The slowdown in economic activity observed in the first half of 2009 was accompanied by a diminishing demand for labour, bringing about a drop in employment and a rise in unemployment. This led to a significant deceleration in the growth of wages and unit labour costs. The economic slowdown also resulted in raising general government sector imbalance.

Despite improved economic climate in the second half of 2009, the unfavourable situation persisted in the labour market, whereas a further rise in unemployment rate was observed. The past few months, however, have brought some signs of a gradual deceleration of negative tendencies. Specifically, the third quarter of 2009 showed a deceleration in the reduction in the number of working hours and the fourth quarter brought a stabilisation of employment in the enterprise sector. At the same time, following a decline started in 2008 Q4, the growth rate of nominal and real wages in the economy stabilised in 2009 Q3 and Q4. The rise in labour productivity growth, however, led to a further decline in the growth of unit labour costs.

Despite an anticipated slight recovery in economic activity in 2010 the demand for labour is expected to remain low due to, among other things, delayed response of the labour market to changes in output.

Impact on trade balance

Export of products and services has been another important factor of economic growth in the years 2007-2008. The stable impact of export on the economic growth was maintained until the third quarter of 2008.

In the last quarter of 2008, its impact on the economic growth was slightly negative. Indeed, as a consequence of the recession on markets of Poland's trade partner (mainly Germany and the rest of Eurozone), the external imbalance of Polish economy increased, with the net exports negatively affecting GDP growth. However, as a result of the dramatic decrease in domestic demand in the first quarter of 2009, imports dropped significantly and hence net export recorded a positive effect on GDP. After that, since 2009 Q2, Polish exports have been gradually growing as the global economic climate has been improving. The increase in the growth rate of Polish exports was supported by a continued recovery in the export sector of the euro-area as well as a slower pace of inventory reduction in this economy. At the same time, the volume of imports increased in 2009 Q3, driven by a recovery in Polish exports that are characterised by relatively high import intensity and the appreciation of the zloty since March 2009


Since the beginning of the decade, Polish exports had been prompted up by the increasing competitiveness of products, mainly resulting from real unit labour cost reduction. In 2008, the downward trend of unit labour costs reversed and it is estimated that the costs increased by 3.5%.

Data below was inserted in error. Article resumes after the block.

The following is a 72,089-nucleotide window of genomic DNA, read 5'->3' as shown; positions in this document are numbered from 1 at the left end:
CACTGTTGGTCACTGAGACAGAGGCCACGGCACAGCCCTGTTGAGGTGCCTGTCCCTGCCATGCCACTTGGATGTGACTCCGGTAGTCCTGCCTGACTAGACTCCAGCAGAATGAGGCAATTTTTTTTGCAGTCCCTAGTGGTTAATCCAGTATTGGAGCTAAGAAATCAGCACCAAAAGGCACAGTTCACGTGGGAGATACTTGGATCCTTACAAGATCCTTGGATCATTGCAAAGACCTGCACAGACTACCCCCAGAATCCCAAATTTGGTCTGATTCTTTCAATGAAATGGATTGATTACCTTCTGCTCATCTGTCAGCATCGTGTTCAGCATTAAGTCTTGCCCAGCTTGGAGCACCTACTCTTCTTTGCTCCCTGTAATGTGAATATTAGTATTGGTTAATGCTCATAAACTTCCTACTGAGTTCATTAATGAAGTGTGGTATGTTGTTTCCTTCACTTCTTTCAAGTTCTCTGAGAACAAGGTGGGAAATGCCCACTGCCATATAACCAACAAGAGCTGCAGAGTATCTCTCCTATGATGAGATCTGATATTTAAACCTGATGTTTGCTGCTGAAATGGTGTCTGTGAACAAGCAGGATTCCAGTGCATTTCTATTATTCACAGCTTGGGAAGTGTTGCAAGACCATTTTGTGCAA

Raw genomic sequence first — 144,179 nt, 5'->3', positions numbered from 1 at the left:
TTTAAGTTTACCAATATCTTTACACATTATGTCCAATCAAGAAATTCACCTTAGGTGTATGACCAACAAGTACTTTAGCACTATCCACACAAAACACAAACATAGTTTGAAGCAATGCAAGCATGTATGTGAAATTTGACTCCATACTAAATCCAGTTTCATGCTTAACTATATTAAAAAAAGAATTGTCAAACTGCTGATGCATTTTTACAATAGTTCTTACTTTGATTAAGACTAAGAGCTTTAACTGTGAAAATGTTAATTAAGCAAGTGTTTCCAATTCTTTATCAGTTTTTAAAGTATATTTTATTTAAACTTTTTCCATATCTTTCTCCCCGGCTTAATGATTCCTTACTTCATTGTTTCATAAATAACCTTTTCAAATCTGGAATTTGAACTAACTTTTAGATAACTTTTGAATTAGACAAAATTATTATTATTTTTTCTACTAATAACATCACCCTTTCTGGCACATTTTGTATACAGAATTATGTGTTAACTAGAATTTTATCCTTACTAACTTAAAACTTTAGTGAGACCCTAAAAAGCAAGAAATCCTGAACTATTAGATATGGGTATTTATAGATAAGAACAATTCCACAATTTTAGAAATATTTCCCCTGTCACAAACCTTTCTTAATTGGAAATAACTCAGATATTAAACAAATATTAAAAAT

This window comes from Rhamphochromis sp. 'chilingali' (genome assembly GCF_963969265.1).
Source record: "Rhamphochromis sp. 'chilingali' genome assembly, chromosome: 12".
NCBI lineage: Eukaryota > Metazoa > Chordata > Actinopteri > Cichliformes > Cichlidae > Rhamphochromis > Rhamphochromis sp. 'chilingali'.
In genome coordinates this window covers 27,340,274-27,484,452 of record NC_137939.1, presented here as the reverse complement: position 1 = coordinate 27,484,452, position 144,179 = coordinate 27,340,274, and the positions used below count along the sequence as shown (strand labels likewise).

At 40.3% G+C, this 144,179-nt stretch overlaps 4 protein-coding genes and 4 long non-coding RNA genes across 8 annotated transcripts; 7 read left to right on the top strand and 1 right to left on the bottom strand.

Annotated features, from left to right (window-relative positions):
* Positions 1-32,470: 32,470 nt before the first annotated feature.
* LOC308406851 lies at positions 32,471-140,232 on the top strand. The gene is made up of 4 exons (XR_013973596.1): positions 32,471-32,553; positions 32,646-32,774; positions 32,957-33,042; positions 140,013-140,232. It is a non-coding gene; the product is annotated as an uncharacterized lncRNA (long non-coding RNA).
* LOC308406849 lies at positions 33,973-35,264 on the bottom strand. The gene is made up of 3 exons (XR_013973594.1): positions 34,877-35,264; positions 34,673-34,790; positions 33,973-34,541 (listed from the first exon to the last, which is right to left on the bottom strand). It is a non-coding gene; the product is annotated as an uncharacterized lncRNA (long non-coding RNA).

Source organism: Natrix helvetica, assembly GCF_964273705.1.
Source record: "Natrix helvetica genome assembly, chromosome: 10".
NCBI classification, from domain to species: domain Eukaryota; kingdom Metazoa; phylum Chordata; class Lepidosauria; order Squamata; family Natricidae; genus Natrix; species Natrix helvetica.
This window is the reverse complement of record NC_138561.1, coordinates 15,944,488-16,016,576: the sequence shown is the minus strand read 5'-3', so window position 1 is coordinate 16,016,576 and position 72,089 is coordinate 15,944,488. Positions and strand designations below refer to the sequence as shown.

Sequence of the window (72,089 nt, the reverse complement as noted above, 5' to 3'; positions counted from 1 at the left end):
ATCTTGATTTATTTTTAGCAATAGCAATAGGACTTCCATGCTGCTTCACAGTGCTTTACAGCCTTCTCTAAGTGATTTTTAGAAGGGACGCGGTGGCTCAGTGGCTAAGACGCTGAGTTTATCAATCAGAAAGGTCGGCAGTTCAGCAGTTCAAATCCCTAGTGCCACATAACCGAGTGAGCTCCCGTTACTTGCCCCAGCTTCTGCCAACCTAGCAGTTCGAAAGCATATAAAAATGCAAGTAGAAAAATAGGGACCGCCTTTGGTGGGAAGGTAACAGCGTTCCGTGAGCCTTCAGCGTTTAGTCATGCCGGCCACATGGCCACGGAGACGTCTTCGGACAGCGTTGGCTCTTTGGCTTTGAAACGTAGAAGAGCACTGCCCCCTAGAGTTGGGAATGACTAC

In addition, the breakdown in domestic demand on major EU markets, which took place in the fourth quarter of 2008, negatively affected Polish commodity exchange in the last 2 months of 2008, as well as in the subsequent months of 2009. While in the 1st - 3rd quarter of 2008 Polish exports (in EUR) rose by 19.8%, i.e. by 4 p.p. faster than in 2007 and by 3 p.p. faster than the average rate in 2001-2007, in the 4th quarter of 2008 it fell by 1.2%, which resulted from exports breakdown in November and December 2008. Consequently, the average yearly exports growth rate in 2008 slowed down to 14.1%, i.e. it was by 1.7 p.p. lower than in 2007.

Further to the severe fall in exports of the first two months of 2009, the next months of 2009 saw some stabilisation, and even a slowdown in the exports fall rate.


The fall in exports was followed by a fall in imports, sharper with every subsequent month. After a relatively dynamic growth in the first three quarters of 2008 (growth in EUR reached nearly 23.8%, and was faster by 4 p.p. than in exports), a slowdown to 3.7% was recorded in the 4th quarter. As a result, the average imports growth rate in 2008 decreased to 18.3%, i.e. remained 4 p.p. higher than in exports. However, as predicted by the Ministry of Economy, from the beginning of 2009, the imports fall rate started to outdistance that of exports. When the trend to higher imports growth rate, which lasted for three years, was reversed, the fall of imports in the 1st quarter of 2009 (by 26.8%) was almost 7 p.p. deeper than of exports. The disproportion became even bigger in April and May 2009.

The import slowdown is of relatively long-lasting character, and it is strongly connected with the crisis, e.g. through the fall in world prices of raw materials (especially energy resources), the decrease in FDI and cost shock in imports caused by deep zloty depreciation, especially in the situation of more difficult access to bank loans.